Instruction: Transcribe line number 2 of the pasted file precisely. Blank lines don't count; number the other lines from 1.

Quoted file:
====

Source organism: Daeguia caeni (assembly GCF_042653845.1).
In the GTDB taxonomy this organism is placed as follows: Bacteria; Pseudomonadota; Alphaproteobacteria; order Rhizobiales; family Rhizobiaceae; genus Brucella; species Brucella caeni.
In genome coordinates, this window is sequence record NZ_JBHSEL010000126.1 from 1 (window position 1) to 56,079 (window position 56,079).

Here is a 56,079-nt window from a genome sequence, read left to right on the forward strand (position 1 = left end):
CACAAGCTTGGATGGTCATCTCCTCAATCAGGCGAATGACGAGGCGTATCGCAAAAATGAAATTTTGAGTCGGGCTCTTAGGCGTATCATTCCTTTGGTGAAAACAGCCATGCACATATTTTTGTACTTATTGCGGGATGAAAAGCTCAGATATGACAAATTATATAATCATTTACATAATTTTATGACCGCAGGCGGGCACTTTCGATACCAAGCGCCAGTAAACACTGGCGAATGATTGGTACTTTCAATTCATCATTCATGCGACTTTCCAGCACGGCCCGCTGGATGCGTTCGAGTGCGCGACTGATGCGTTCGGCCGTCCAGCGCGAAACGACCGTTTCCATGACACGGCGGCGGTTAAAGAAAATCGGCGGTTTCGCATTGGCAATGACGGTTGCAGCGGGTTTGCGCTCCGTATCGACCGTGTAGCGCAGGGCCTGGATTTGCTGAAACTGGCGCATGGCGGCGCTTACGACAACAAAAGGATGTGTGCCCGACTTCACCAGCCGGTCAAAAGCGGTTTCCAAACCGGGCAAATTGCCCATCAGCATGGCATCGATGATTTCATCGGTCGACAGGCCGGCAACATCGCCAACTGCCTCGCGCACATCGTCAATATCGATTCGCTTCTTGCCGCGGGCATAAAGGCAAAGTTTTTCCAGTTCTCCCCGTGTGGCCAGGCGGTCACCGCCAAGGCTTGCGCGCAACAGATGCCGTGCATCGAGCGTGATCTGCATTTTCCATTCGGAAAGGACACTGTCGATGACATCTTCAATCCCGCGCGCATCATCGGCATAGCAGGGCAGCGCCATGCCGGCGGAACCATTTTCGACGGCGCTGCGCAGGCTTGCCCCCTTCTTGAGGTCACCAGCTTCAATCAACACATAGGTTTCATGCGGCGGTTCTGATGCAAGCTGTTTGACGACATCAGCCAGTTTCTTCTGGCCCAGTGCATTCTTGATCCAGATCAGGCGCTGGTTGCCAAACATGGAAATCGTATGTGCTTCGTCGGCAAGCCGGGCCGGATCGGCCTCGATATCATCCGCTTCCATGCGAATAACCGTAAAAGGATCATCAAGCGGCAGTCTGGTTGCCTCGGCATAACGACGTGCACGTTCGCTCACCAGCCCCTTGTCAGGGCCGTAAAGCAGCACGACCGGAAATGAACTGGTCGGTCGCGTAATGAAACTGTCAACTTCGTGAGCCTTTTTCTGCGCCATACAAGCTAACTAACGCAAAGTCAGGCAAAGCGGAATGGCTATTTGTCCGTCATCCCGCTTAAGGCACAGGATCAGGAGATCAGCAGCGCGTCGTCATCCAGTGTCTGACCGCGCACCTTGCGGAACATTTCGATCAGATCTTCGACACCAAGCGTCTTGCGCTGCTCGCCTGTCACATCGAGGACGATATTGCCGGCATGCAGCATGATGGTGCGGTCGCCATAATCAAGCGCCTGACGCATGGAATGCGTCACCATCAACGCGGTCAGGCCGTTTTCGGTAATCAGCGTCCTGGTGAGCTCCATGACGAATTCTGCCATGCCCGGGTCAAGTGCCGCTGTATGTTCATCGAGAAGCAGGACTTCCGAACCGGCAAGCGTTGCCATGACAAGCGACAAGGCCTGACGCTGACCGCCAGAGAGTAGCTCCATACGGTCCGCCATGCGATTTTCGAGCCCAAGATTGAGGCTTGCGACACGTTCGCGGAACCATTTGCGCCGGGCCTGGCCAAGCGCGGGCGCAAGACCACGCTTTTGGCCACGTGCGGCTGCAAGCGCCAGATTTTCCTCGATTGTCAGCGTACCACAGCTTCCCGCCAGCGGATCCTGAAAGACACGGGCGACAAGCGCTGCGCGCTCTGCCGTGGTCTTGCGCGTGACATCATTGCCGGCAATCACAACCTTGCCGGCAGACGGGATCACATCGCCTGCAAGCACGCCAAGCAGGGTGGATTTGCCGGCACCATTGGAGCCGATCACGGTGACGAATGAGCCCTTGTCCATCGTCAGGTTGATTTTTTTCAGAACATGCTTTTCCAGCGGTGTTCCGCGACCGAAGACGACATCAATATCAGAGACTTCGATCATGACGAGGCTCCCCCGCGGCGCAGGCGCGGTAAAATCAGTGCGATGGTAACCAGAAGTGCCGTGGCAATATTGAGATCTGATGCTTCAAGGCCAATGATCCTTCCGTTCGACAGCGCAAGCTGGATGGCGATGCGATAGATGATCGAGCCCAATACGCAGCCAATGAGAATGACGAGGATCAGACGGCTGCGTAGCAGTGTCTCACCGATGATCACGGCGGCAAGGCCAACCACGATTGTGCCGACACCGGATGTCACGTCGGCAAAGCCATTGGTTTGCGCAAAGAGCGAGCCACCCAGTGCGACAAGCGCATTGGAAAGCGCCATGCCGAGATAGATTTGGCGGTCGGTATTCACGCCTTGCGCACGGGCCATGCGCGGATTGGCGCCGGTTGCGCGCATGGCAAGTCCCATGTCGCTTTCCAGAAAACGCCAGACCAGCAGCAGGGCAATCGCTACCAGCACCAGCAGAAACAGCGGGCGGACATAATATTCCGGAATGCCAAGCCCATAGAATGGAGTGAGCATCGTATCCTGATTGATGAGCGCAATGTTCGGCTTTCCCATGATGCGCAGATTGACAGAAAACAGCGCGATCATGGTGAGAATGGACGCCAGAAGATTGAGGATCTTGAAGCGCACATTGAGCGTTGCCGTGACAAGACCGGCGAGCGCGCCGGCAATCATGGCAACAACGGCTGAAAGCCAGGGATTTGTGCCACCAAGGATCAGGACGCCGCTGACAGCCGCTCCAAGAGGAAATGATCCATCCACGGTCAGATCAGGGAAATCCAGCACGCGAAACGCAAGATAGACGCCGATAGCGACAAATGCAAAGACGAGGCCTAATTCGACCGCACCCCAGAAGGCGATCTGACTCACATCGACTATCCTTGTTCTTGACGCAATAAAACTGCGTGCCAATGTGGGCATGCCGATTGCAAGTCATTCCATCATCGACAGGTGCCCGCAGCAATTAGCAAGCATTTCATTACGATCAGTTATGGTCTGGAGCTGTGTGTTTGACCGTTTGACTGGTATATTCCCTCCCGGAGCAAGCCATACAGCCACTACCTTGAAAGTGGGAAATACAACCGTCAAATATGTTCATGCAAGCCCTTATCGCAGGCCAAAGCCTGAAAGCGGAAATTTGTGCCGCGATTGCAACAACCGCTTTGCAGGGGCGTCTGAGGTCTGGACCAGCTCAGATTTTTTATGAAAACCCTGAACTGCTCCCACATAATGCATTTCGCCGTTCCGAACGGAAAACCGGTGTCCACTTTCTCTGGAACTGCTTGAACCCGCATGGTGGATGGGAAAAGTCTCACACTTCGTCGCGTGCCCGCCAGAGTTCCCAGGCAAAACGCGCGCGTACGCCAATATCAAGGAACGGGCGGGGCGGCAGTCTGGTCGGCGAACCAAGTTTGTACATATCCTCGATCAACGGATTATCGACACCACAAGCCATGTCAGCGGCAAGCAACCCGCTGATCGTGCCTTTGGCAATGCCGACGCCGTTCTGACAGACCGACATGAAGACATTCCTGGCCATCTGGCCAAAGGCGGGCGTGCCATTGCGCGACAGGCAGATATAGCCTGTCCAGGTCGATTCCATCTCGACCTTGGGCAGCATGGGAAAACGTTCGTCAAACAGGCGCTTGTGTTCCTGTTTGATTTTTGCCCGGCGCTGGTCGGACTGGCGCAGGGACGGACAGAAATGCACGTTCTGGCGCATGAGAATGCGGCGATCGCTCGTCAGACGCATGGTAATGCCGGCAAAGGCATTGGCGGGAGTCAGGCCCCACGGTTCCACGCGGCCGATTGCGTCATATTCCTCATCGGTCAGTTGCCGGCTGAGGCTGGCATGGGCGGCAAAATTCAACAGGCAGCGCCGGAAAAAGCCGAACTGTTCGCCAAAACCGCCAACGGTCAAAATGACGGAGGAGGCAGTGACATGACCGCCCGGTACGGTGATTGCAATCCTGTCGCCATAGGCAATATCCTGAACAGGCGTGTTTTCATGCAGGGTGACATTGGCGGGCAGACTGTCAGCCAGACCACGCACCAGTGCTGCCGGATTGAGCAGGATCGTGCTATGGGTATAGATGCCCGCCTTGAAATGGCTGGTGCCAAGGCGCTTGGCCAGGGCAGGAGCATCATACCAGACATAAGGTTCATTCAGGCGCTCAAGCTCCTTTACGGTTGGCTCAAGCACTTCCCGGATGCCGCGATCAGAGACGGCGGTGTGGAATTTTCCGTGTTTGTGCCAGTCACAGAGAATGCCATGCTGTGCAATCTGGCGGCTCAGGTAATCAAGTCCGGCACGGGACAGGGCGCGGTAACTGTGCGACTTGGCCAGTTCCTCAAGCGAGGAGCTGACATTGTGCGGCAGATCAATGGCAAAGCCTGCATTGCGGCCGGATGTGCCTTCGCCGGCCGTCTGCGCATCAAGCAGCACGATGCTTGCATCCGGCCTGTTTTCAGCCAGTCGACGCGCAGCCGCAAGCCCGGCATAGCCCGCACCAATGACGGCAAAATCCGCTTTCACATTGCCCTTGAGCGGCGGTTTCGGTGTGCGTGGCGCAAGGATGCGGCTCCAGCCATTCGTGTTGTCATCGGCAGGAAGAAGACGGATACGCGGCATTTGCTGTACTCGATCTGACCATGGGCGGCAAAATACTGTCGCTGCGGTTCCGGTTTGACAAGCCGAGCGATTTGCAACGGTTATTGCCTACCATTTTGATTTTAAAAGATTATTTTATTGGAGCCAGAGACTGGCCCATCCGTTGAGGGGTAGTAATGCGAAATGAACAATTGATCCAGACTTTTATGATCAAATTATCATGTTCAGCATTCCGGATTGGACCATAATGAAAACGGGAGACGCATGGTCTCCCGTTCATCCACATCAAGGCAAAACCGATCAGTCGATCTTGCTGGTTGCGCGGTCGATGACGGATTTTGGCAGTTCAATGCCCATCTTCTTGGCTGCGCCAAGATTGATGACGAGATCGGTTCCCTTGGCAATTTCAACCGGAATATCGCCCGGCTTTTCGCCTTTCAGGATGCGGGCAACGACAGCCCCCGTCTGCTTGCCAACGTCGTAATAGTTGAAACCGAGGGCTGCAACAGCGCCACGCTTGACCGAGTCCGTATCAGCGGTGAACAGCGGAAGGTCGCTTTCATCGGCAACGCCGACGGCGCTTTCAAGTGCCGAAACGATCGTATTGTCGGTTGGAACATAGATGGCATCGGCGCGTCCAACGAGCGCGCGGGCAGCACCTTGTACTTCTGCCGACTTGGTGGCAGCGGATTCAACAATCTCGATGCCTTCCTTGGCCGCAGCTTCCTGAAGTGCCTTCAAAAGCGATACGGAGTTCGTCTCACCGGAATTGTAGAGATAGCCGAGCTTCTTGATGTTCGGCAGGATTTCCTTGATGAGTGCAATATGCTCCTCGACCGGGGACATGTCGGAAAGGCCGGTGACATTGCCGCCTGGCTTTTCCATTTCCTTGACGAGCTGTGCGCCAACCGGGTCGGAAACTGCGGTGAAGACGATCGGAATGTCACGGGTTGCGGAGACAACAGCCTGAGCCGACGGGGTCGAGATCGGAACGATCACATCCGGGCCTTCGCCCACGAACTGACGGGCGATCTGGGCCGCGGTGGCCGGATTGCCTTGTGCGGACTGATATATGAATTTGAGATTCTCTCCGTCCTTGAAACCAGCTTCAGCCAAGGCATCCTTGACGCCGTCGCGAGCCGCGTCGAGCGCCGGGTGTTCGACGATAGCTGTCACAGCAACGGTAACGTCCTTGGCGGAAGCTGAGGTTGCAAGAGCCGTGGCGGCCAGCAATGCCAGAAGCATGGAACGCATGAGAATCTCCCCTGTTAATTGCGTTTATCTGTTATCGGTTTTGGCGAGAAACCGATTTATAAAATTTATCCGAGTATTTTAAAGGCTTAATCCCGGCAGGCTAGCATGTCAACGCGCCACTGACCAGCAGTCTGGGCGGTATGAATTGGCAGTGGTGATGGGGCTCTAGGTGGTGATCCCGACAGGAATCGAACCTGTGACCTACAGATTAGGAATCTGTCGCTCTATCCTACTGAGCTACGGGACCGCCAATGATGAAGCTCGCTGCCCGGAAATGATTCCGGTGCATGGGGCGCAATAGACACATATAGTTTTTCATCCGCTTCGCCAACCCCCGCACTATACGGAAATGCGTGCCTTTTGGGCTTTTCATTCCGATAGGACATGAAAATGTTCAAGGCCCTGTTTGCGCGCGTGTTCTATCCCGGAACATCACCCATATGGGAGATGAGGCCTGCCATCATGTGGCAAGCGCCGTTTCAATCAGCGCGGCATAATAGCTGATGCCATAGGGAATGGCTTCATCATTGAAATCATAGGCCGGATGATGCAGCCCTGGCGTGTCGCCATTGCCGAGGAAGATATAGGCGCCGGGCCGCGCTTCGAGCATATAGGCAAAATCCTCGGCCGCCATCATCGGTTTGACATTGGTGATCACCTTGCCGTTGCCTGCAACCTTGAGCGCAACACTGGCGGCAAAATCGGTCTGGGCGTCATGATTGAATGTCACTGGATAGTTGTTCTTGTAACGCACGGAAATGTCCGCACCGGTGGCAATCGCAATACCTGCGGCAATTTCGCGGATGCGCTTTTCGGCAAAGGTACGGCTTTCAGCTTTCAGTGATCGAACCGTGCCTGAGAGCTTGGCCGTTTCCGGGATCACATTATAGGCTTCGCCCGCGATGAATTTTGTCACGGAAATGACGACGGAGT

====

In the GTDB taxonomy this organism is placed as follows: Bacteria; Pseudomonadota; Alphaproteobacteria; order Rhizobiales; family Rhizobiaceae; genus Brucella; species Brucella caeni.